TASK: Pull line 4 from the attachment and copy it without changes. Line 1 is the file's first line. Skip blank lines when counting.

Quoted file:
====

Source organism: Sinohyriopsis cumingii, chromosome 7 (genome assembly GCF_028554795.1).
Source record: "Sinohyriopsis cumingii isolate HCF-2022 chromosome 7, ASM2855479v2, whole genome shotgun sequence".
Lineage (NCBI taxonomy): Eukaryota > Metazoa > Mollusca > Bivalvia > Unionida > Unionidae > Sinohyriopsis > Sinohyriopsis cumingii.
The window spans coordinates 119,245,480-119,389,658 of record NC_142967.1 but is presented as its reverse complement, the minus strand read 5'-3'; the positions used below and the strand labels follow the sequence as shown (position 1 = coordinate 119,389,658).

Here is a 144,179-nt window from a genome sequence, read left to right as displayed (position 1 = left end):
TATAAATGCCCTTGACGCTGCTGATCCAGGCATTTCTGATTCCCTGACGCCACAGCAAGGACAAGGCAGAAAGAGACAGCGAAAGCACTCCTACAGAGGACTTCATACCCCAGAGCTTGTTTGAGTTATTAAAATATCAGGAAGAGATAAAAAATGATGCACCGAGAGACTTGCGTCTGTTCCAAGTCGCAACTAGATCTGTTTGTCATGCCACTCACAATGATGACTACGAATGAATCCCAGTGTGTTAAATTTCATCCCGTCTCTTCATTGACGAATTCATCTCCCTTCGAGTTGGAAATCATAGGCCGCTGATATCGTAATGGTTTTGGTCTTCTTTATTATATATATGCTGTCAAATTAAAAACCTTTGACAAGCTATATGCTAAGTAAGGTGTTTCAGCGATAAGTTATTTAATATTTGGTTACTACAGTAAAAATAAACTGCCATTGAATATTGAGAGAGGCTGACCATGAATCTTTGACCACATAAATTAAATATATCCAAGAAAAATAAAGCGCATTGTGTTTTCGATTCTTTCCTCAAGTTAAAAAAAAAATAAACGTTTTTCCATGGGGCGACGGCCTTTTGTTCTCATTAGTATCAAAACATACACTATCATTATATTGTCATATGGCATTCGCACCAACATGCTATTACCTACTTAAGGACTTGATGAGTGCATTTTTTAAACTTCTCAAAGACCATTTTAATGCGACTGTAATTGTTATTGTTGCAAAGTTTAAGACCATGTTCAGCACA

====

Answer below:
The window spans coordinates 119,245,480-119,389,658 of record NC_142967.1 but is presented as its reverse complement, the minus strand read 5'-3'; the positions used below and the strand labels follow the sequence as shown (position 1 = coordinate 119,389,658).